NC State-designed pit latrine emptying device wins first-place in environmental challenge

The Flexcrevator, a pit latrine emptying device designed by NC State researchers.
Francis de los Reyes
Dr. de los Reyes

The Flexcrevator, a pit latrine emptying device designed by NC State researchers, is set to start longer-term field testing early next year, in part thanks to a first-place award of $50,000 from the 2018 RELX Group Environmental Challenge, which recognizes projects aiming to improve sanitation and access to clean water.

Dr. Francis de los Reyes, professor in the Department of Civil, Construction, and Environmental Engineering and faculty lead on the project, said longer-term field testing is the next step toward getting the Flexcrevator mass-manufactured and more readily available to municipalities and nongovernmental organizations worldwide.

The Flexcrevator provides a more sanitary way to remove fecal waste for treatment from pit latrines used by almost 2 billion people worldwide. These latrines often fill with trash, which blocks the fecal sludge from being excavated and may force workers to remove sludge manually, increasing their risk of disease. The device suctions out the sludge through a hose attached to a rotating auger that prevents trash from being pulled up with the fecal sludge.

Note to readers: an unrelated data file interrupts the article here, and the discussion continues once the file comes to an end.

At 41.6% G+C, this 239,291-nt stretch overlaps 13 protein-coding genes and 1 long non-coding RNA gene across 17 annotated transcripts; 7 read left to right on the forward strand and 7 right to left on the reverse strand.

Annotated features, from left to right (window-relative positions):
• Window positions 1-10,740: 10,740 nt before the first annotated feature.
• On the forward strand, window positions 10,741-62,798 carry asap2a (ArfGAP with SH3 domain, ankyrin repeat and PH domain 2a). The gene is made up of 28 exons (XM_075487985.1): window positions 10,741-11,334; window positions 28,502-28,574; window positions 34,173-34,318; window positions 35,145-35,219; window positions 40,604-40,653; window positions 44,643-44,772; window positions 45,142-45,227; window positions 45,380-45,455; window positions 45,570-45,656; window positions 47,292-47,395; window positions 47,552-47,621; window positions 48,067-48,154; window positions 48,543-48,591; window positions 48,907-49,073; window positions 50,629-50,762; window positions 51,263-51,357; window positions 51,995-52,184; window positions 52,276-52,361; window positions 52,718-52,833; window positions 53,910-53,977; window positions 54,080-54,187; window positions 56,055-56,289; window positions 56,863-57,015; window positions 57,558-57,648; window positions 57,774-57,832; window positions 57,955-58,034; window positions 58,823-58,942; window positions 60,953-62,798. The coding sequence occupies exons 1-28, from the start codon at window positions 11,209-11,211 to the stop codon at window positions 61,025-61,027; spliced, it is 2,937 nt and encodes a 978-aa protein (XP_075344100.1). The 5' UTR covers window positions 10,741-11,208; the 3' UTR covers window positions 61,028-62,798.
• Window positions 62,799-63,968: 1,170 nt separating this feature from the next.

Two organizations — Pit Vidura in Rwanda and PRACTICA in Madagascar — will be able to use the device for as long as they want in exchange for data about the kinds and number of pits emptied, any needed improvements and whether they were able to turn a profit using the device.

“This award will help jumpstart the project to show it can be the basis of a profitable business because that’s how you prove it’s working. Otherwise it’s just a research project,” de los Reyes said. “So we’re using the money to transition to commercialization and scaling up.”

He hopes that by the end of the testing period, there will be commercial partners interested in manufacturing and distributing the device. In addition to improving sanitation, the Flexcrevator will help the pit latrine emptying process become more cost-effective. According to models, the payback period is about 1.5 years, de los Reyes said, as teams will be able to empty more pits at a faster rate.

The Flexcrevator has been in the works since 2011, after the Bill and Melinda Gates Foundation sent out a request for proposals on a new way of emptying pit latrines. Tate Rogers, who has a B.S. and M.S. in environmental engineering form NC State, designed the first prototype for his senior design project. He still works as a consultant on the project.

Throughout the last seven years, de los Reyes said, the NC State team has done extensive field testing in countries in south Asia and sub-Saharan Africa to make the device usable for the people who need it.

“I think it’s fair to say that we’ve been funded continuously by the Gates Foundation and have had some success because of our focus on going to the field and actually emptying pit latrines,” de los Reyes said.

The first design did not include a trash excluder, and the engineers have changed the design so it’s easier to carry and can be repaired locally. De los Reyes hopes the devices will be available at a larger scale by 2020.